Feel free to learn from my solo travel mistakes so you don't have to make them for yourself.

    Plan arrival and departure times during the day

    A ridiculously cheap red eye can be hard to turn down -- but do you really want to arrive at a strange destination after dark? Last year, I arrived in North Carolina at 10 p.m. After picking up my rental car and saying no thank you to the GPS, I began a two-hour drive, which turned into three hours because I kept getting lost. Note to self, the iPhone is useless as a navigation tool when you're driving on a highway at 100 miles an hour in the dark, trying to avoid hitting other cars and an extraordinary amount of road kill.

    Needless to say, I began my trip tired and frazzled.

    Deb from Twitter had interesting map experience as well. "I showed up at a B&B, ate cheese, crackers, drank glass of tea. Then found out when complimenting on the B&B, I was at the wrong place. I very kindly thanked them for their hospitality."

    Dress appropriately

    Flamboyant might be a way of life at home, but research your destination before packing your bags. Standing out in a crowd because you're a shock to the locals shows lack of respect and might put you in danger. Know what the locals wear and what they absolutely don't allow before leaving home.

    In San Juan, I learned the hard way that my spaghetti strap dress was not permitted inside the most beautiful cathedral I've ever seen. While the idea of bare shoulders not being allowed in a church might feel antiquated to me, it's not my place to disrupt local customs.

    Use common sense

    On GoGirlfriend we've shared boatloads of advice from travel safety experts but the best advice I ever received was to balance those smart travel tips with some old fashioned common sense. Spending an evening enjoying a local celebration is a great way to dive deep into the culture. But being stranded at a Pueblo at midnight in a dessert with hitchhiking or walking the only way home equals stupid. We'll leave that story there.

    My friend Carrie on Twitter learned the hard way that not all public transportation is safe. "Being a single blonde on a train in S. Italy at 10 p.m. with packs of young men roaming the cars. I found four nuns to sit with and I speak Italian quite well -- the nuns were gracious to the crazy Canadian! But I was scared...serious stuff! In all seriousness, when traveling alone, good to hook up with other travelers as needed: couples, families, nuns!"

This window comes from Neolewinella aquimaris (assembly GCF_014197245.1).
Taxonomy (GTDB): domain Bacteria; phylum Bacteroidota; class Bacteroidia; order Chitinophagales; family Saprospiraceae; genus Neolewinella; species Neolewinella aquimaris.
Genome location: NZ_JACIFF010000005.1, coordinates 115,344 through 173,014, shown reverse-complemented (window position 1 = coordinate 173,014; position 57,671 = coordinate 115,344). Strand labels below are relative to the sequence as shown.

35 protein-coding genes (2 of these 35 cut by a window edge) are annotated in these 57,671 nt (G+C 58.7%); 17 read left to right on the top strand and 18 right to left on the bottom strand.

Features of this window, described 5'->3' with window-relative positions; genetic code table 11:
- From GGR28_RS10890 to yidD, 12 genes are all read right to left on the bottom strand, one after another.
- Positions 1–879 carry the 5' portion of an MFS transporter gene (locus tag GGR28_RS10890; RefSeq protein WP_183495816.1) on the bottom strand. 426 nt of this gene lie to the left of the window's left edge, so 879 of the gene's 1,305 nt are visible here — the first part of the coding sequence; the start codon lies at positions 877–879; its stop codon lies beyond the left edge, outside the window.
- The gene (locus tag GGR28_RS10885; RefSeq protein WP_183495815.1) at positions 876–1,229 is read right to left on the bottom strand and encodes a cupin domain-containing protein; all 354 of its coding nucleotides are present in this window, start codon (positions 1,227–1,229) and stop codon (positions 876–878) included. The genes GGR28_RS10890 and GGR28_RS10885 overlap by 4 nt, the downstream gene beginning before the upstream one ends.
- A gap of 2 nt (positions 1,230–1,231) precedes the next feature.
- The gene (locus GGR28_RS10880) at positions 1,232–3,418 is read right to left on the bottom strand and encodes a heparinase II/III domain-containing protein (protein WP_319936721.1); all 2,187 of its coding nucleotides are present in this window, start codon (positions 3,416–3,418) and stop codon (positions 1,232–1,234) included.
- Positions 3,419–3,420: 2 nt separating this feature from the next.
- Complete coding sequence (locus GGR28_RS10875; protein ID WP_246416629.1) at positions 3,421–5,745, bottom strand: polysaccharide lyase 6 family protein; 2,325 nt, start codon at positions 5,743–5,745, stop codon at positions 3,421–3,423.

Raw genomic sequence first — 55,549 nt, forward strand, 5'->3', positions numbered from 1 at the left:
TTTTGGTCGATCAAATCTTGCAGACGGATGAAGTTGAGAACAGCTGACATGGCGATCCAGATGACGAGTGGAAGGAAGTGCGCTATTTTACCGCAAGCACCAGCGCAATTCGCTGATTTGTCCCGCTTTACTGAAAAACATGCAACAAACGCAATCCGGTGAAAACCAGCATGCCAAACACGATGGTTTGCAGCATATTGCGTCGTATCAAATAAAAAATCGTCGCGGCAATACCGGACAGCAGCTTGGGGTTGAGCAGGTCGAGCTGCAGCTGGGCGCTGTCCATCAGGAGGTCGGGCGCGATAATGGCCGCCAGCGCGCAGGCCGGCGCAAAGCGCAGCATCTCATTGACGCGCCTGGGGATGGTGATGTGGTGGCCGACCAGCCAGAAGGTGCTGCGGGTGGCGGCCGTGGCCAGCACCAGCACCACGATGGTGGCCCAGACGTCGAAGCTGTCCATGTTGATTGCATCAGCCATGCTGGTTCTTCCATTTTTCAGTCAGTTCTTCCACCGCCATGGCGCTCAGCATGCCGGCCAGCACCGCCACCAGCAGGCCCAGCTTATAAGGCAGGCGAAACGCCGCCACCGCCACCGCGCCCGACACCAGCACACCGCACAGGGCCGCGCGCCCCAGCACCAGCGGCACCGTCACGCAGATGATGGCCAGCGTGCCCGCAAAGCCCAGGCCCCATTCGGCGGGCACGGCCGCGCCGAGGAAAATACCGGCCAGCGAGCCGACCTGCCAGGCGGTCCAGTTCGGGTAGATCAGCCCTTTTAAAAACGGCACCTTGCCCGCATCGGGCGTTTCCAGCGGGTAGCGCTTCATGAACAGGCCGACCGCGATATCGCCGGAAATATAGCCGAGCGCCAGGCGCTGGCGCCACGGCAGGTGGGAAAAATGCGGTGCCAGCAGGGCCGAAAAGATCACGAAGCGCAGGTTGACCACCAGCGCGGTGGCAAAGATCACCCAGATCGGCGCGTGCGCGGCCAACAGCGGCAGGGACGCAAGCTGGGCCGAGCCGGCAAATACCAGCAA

Traveling solo takes courage and I'm always amazed when I meet women who would never consider it. Fear is their GPS and they can't imagine just traveling for the sake of travel. I've had more than my share of botched travel days, most of them due to my own carelessness. But I've also had travel days that I make all those botched ones minor annoyances in comparison.

    Got any travel mistakes -- and the lessons you learned from -- to help other travellers? We'd love to hear them.

    Leave a comment below or follow me on Twitter, Facebook or Pinterest. I'd love to hear from you!


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    I pull myself up onto a huge cedar log, and then sidle down the other side. The understory of salal is thick, and the glossy leaves slap my face. Following my dad's lead, I drop on all fours and crawl under another an enormous log.

    Suddenly, he stops in his tracks and turns back to me, his voice a whisper: "Do you hear that?"

    Carried on the breeze is an eerie, mournful cry -- the disembodied voice of our quarry.

    We have been tracking wolves through the forest for three hours now. This is the first howl we've heard. The sound is beautiful -- a long, low, almost supernatural cry that seems to wrap all around us.

    My dad and I are making a documentary for CBC Television, and we are trying to locate a wild wolf den to film. My father, wildlife filmmaker Jeff Turner, has filmed wolf dens many times over his 30-year career, and is an expert tracker. But based on the wolf sign we have seen today, it seems unlikely the wolves' have made their den in this area.

    chelsea turner

    The next day we decide to go to a different area to search for wolves. Stepping onto one of the beaches here feels like stepping onto an alien planet. The sand is milky white, the water piercing jade. A full moon hangs suspended in a dark blue sky, and three bald eagles are slowly circling it like they're tracing the lines of a mandala. The treetops are a fierce, verdant green, lashed by the wind into peculiar shapes.

    It feels so wild, so isolated. So I'm surprised when our guide and friend, Ian McAllister, tells me that people are encroaching on the wolves' home.

    "The wolves here did OK years," he says, "But now there's more kayakers and campers coming. It's changing the dynamic."

    He looks grim.

    "I'm worried these guys will get in trouble... I'd be amazed if they last the summer. Some people still have a real hate on for wolves."

    He says that one of the wolves in this pack was recently shot -- only 10 days ago - when she wandered near a group of campers on one of these beaches.

    Wolves have long been cast as the villains in Western culture, and it's amazing how deep this misperception runs. If we can't co-exist peacefully with wolves here -- in the most isolated of places - what does that mean for the wolves' future?